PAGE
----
revisiting “Ferris Bueller’s Day Off”

[warning: this review contains spoilers for Ferris Bueller’s Day Off, for Fight Club, and for Mulholland Dr.]
Seasoned viewers, try this. Re-watch Ferris Bueller’s Day Off through the Fight Club lens* and consider a question: what if Ferris only exists in Cameron’s mind?

Think about it: cheeky, charming, happy-go-lucky Ferris Bueller is a fantastical alter ego for anyone, but an especially apt one for somber, staid Cameron Frye. Cameron is sickly; Ferris only fakes sick so he can have the time of his life. Cameron clams up around the lovely Sloane; Ferris grabs her and kisses her, tickles her silly, makes her laugh and smile and yearn and worry over him. Ferris smashes Cameron’s dad’s Ferrari; Cameron takes the blame for it. In Ferris’ own words, why does he orchestrate this whole adventure and bully Cameron into playing hookie? “If anyone needs a day off, it’s Cameron.”

But the boys share more than the fun and the blame. Early in the film, a crucial scene shows them splitting a persona (Sloan’s dad), with Cameron performing the voice and Ferris appearing as the body. When the droning teacher calls role (“Bueller? Bueller? Bueller?”), he skips straight down the roster to Cameron’s name (“Frye? Frye?”). Why? Because he’s only calling one name, over and over: Cameron’s name is Ferris’ name. Throughout the film, Ferris is identified with a dummy and an audiotape, for goodness sakes! This is slap-in-the-face symbolism worthy of Bergman or Lynch. No hay banda!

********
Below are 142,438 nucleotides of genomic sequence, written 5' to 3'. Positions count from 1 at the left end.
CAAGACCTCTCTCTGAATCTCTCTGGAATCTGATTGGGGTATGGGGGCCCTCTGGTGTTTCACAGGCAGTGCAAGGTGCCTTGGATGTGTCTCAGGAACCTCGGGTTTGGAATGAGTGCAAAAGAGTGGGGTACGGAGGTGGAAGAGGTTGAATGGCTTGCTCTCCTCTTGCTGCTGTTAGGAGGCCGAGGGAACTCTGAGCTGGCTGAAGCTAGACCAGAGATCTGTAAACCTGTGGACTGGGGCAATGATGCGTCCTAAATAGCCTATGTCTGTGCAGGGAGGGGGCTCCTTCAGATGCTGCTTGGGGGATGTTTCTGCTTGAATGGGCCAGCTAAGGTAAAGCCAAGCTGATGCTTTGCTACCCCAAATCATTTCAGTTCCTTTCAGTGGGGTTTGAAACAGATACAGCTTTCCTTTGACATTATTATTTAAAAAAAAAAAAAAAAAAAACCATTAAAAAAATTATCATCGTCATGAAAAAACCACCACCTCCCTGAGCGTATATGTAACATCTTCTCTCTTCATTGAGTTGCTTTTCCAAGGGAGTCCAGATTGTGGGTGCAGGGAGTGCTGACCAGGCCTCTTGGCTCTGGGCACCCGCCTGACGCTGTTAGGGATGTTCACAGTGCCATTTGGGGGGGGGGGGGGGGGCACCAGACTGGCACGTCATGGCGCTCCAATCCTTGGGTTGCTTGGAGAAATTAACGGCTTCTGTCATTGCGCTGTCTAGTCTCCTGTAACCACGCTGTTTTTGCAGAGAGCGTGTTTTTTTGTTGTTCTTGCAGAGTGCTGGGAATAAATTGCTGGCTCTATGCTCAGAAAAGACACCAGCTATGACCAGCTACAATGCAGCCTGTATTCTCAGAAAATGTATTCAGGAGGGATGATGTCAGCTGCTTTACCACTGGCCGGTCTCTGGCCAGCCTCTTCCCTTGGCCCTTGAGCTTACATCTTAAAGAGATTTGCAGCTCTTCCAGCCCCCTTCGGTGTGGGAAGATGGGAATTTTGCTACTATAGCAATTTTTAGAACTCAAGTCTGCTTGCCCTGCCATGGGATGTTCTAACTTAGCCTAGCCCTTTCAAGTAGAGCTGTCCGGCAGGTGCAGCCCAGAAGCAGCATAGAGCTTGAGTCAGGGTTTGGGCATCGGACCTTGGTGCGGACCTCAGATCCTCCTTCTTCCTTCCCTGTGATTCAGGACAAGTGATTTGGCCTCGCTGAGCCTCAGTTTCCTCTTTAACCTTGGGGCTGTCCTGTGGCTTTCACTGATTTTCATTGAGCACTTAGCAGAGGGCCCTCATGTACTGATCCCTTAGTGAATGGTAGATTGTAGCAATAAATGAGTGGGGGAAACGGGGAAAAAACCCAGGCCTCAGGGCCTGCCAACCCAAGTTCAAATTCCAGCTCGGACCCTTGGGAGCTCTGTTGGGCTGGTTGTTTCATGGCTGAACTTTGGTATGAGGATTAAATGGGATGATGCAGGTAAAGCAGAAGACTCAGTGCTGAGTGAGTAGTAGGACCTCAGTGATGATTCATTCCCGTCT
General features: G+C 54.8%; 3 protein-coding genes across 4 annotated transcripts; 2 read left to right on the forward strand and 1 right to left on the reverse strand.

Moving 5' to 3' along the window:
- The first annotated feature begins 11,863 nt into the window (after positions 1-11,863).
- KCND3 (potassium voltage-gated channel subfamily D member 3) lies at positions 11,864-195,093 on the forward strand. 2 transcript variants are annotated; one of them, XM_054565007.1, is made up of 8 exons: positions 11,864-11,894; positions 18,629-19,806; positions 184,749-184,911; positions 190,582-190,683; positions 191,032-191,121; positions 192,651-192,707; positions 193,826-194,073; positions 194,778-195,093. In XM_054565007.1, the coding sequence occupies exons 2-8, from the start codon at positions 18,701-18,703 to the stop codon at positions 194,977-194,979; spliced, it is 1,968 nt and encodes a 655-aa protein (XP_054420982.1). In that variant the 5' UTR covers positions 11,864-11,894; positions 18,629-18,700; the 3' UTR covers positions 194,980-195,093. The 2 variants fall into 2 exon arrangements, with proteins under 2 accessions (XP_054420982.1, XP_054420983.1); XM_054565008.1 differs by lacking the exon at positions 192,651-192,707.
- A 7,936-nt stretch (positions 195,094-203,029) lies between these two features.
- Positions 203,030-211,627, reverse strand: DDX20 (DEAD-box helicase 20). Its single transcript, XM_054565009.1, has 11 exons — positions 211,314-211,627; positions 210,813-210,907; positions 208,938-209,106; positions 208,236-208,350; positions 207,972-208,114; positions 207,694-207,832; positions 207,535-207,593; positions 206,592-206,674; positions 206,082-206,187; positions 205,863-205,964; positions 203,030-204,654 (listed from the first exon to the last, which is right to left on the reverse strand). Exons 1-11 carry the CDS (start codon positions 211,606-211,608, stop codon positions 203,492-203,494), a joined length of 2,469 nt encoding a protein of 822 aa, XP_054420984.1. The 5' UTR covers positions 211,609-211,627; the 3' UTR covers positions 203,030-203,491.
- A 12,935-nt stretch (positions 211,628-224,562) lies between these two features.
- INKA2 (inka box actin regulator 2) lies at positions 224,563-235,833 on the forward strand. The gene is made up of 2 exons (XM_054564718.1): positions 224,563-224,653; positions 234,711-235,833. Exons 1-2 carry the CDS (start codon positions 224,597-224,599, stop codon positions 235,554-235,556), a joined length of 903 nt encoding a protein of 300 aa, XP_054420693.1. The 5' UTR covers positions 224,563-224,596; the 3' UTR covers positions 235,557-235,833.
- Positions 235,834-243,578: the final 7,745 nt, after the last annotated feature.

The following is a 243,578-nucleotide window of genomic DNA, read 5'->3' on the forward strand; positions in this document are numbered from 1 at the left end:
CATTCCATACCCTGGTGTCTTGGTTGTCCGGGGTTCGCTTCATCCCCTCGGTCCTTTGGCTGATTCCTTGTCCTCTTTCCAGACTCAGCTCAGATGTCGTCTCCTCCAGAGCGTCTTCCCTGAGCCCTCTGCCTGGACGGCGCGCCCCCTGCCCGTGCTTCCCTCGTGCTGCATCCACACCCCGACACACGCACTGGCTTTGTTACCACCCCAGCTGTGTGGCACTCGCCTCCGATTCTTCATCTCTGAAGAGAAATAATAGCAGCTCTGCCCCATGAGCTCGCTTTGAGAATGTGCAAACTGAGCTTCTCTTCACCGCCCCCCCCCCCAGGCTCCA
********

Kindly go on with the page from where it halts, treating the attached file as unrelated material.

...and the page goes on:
So… this thought experiment is a fun way to look at a familiar favorite, and it points out the dichotomous natures of the two characters quite nicely. But does it work as a literal interpretation? Um… no, not really. When it comes right down to it, Ferris is too active to be imaginary, too well-recognized, too plainly real. We see Ferris interact with his family members, we see that Ferris is known to teachers and students and — especially, notoriously — to school administrators, and we see Ferris engaging with strangers all over Chicago, while Cameron hardly seems to be noticed by anyone, even by his reputedly overbearing (but actually totally absent) father.

Hey, hang on — we may have another theory here: Cameron as Ferris’ alter ego, the shrinking cringing core of Ferris’ exuberant outer shell. Oh, yeeeeeeah.

*As a quick Google will show, this Ferris/Fight Club idea is not original to me, though the evidence and examples used here are my own.


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